war crimes in Ukraine

The Tribunal for Putin (T4P) global initiative was set up in response to the all-out war launched by Russia against Ukraine in February 2022.

Donbas militants ‘sentence’ journalist Stanislav Aseyev to 15 years for ‘spying’ & ‘extremism’

Halya Coynash
The bizarre charges from a criminal code which is not recognized by any dem

The self-proclaimed ‘Donetsk people’s republic’ has announced that imprisoned journalist and blogger Stanislav Aseyev has been ‘sentenced’ to 15 years’ imprisonment.  It is claimed that this was for ‘spying’; ‘incitement to spying’; ‘organizing an extremist organization’; public calls “to extremist activities’ and to ‘actions aimed at violating [the so-called republic’s] territorial integrity”.  These bizarre articles of a criminal code which is not recognized by any democratic country are almost certainly used to describe Aseyev’s truthful articles about life in the Russian proxy ‘republic’. 

It is typical that the first news of Aseyev’s ‘trial’ comes from a report on the site of the so-called ‘DPR prosecutor general’ which informs that “the sentence has come into legal force”.

The report claims that from March 2015 to 11 May 2017 Aseyev took part in an ‘extremist society’ for remuneration and by email “sent the participants of the society material which he had prepared, negatively covering the activities of the authorities, the law enforcement bodies and military formations of the DPR”.

He is also alleged to have, on the instructions of “foreign intelligence” and via visual observation gathered information about the places of deployment of the so-called DPR people’s military and passed these, via the Internet, to members of the SBU [Ukraine’s Security Service], “being aware that the information would be used against the security of DPR”.   He is further claimed to have, “under the pretext of carrying out journalist activists, sought out pro-Ukrainian Internet users wishing to carry out the instructions of foreign intelligence and, via persuasion and conviction, encouraged the later to gather and pass on information of a military and other nature which could be used against the security of the republic”.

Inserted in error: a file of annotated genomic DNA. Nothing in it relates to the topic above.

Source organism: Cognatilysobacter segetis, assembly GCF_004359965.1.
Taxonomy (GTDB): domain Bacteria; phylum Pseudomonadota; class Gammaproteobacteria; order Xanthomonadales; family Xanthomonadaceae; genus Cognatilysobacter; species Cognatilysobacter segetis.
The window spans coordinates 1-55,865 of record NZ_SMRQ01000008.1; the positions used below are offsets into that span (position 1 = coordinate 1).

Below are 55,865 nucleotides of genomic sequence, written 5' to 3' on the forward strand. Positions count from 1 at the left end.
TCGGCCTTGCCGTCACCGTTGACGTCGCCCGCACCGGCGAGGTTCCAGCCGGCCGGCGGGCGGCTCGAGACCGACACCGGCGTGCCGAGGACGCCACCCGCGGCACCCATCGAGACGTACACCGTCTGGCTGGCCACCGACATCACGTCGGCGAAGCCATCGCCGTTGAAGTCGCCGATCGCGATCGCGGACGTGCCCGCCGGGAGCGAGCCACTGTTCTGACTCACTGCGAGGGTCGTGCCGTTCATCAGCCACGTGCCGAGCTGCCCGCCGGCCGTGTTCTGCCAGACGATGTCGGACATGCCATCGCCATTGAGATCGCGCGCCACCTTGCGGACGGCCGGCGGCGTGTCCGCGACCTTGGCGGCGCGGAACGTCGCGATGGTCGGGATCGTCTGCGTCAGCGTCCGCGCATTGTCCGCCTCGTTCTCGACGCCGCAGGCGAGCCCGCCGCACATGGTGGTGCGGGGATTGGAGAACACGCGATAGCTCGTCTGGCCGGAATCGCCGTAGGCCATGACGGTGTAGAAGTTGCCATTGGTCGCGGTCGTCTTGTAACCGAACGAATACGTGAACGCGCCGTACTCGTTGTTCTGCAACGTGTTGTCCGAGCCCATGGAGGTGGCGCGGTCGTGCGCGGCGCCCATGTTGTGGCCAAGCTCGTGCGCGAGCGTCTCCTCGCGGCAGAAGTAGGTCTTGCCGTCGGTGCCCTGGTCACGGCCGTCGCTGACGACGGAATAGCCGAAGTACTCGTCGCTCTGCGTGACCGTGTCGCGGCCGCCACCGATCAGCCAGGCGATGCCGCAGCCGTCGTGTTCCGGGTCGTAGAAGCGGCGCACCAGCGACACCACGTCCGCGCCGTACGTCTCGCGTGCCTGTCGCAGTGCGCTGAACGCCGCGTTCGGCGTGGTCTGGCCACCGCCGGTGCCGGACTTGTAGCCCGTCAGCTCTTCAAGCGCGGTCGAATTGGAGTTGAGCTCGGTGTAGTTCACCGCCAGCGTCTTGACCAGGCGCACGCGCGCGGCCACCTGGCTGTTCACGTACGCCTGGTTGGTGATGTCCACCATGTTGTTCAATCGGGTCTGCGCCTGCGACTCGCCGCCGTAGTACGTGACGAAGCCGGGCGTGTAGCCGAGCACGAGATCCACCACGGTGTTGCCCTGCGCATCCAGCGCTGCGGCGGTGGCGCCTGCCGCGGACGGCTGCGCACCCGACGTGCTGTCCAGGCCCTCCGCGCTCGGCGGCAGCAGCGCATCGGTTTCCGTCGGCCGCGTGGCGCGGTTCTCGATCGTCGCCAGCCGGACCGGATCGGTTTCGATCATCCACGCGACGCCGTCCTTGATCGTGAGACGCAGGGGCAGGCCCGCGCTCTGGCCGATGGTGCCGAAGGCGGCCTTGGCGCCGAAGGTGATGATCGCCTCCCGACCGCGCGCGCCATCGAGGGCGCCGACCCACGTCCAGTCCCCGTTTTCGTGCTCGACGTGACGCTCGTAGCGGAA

It is stated that Aseyev was sentenced back in August to 15 years’ maximum security imprisonment, with a ban on journalist activities for 2.5 years and restriction of liberty for a year.

The report suggests that Aseyev has, as one former hostage had asserted, been imprisoned since May 2017, rather than the beginning of June 2017 as first believed.

Aseyev, who recently turned 30, was born in Donetsk on 1 October 1989 and all his school and higher education were In Makiivka (a city very close to Donetsk) and Donetsk itself. Although he began writing fiction while still studying, it was only after the seizure of Donetsk by Russian and Russian-backed militants in 2014, that he began working as a freelance journalist and blogger.  In a recent video clip, the well-known writer and President of PEN Ukraine, Andriy Kurkov read out an excerpt from one of Aseyev’s articles.  The journalist wrote that “only a real civil force with a local registration, represented by over one thousand people who are against the so-called ‘Donetsk people’s republic’ in the central square of Donetsk will be able to radically change the situation showing that Donetsk is capable of more than just a disgraceful parade of prisoners, but showing that once there were those who walked under the Ukrainian flag…”   “Something tells me that that number is quite real, that these people just have to recollect who they are and what they are fleeing from. That is why I am still here in Makiivka, not sharing the tears spilled over the ruins of Donetsk from a warm and cosy apartment in Kyiv.”